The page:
This reconciliation of semantical differences would seem to settle the matter to the satisfaction of both law and psychiatry, but Judge Biggs and some psychiatrists seem to insist that the inclusion of right-wrong, as an element of cognition in any test for determining criminal responsibility, is unacceptable because it "requires a moral judgment by the testifying psychiatrist, by the court and by the jury." See: Footnote 5. It is at this point and upon this premise that we reject Currens, as a test of criminal responsibility in this jurisdiction. And, we do so because of our unwillingness to concede that the law is unconcerned with the morals of one's conduct, for purposes of determining criminal responsibility. We proceed on the fundamental premise that moral responsibility and moral sanctions are the warp and woof of the law, and that "* * * complete reconciliation between the medical tests of insanity and the moral tests of criminal responsibility is impossible. The purposes are different; the assumptions behind the two standards are different." Holloway v. United States, 80 U.S.App.D.C. 3, 148 F.2d 665, 667. See: Judge Burger concurring in Blocker, supra, 288 F.2d p. 868. This dichotomy is inherent, we think, in the recognition, born of experience from Durham, in McDonald, that the test of criminal responsibility is "a legal and not a medical problem." See: Footnote 6. To borrow the language of Chief Justice Weintraub in State v. Lucas, 30 N.J. 37, 152 A.2d 50, 75, "* * * [o]ur social order accepts a postulate, held in varying degrees by most citizens and buttressed by religious tenet, that every man is endowed with the capacity to choose a correct course of behavior so long as he is able to detect it. In separating the sick from the bad, we start with the indisputable ability of man to adhere to the right. Upon that assumption, M'Naghten is unassailable." And, we will all agree with Judge Bazelon in Durham, that the "* * * legal and moral traditions of the western world require that those who, of their own free will and * * * intent * * * commit acts which violate the law, shall be criminally responsible for those acts." Durham, supra, 214 F.2d p. 876. Only one proposition seems certain, i. e., that "* * * [s]anity and insanity are concepts of incertitude." Frankfurter, J., Leland v. Oregon, 343 U.S. 790, 803, 72 S.Ct. 1002, 1009, 96 L.Ed. 1302.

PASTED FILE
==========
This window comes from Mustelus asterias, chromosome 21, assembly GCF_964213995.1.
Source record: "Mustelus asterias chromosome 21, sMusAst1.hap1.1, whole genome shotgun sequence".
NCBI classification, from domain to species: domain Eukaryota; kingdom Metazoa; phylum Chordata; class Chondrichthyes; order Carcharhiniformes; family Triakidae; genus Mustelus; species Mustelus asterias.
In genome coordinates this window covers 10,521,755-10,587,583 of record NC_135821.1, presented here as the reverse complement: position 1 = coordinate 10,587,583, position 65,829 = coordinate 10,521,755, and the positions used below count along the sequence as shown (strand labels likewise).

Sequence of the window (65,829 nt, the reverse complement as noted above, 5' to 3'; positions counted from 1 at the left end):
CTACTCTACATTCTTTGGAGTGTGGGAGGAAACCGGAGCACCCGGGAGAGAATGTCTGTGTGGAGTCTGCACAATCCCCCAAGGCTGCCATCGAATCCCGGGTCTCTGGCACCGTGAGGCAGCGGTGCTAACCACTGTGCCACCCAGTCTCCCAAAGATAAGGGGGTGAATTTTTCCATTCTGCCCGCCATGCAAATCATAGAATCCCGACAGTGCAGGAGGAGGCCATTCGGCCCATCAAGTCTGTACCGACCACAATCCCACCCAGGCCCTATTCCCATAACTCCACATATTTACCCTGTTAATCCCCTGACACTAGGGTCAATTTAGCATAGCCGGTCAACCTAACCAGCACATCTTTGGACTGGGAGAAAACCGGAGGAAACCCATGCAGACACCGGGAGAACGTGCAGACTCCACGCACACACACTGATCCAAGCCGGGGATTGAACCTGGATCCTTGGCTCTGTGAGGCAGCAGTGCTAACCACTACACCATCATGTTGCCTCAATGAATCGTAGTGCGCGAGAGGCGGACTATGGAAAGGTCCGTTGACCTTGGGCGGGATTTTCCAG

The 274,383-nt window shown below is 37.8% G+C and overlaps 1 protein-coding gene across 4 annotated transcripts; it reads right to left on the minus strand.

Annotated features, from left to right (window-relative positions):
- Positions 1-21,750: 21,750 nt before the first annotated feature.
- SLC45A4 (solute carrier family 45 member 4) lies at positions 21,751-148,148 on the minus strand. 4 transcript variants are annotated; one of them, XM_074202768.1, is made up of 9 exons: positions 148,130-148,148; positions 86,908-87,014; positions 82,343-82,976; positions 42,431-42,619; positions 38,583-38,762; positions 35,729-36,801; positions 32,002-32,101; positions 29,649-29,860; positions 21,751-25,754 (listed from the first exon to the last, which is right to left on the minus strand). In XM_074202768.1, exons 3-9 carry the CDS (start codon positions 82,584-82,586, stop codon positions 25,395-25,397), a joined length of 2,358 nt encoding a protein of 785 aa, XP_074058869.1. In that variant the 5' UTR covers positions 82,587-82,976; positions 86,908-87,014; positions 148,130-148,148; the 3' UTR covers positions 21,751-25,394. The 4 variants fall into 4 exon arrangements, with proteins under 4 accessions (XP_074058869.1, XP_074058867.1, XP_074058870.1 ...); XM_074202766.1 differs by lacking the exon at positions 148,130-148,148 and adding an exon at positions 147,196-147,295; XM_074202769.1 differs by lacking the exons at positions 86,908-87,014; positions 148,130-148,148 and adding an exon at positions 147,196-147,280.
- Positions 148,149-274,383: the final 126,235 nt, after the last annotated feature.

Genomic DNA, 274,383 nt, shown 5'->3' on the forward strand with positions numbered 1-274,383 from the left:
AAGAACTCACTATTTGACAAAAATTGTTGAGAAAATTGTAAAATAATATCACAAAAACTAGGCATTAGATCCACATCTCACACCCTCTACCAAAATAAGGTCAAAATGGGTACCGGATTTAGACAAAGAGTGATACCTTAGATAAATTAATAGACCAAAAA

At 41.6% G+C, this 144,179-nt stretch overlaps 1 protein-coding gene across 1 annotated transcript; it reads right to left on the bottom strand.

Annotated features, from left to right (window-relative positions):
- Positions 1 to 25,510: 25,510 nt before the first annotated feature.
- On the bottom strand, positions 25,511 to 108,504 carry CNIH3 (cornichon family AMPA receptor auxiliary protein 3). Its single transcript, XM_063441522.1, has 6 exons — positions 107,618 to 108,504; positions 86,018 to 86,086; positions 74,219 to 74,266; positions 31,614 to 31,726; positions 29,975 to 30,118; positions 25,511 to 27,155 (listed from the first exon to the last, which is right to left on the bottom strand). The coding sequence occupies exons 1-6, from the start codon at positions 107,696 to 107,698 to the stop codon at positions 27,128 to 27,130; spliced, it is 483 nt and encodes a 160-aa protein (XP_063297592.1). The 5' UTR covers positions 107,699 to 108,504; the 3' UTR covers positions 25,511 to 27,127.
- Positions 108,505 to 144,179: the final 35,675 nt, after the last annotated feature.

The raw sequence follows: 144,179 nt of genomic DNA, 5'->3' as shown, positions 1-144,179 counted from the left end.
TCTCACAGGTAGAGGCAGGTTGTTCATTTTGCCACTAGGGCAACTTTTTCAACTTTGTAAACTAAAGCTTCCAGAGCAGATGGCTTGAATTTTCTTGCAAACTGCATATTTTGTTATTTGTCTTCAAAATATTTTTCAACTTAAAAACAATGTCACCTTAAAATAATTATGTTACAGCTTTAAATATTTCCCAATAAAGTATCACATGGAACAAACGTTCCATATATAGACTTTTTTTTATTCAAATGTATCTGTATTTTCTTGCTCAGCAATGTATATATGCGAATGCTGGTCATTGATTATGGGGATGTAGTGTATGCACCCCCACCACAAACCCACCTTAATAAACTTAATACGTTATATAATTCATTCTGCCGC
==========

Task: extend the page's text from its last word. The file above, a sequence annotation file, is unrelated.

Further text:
This leads us to suggest that the emphasis on psychiatry at the point of criminal responsibility is misplaced. In most cases where irresponsibility is in issue, the commission of the prohibited act is not disputed, and the question whether the accused is to be excused as mentally irresponsible, or is to be held accountable, does not solve the problem. In either case, the law must in some way protect the community by rehabilitation or isolation.9 This involves the sentencing function, which is the ultimate responsibility of the Court, as an instrument of the social order. It is at this point that the behavioral scientists can be of most help to the Court, and to the offender as well. And, we will all concede that what is best for the offender is best for society, for in most cases, the offender is eventually returned to society, either fit or unfit.10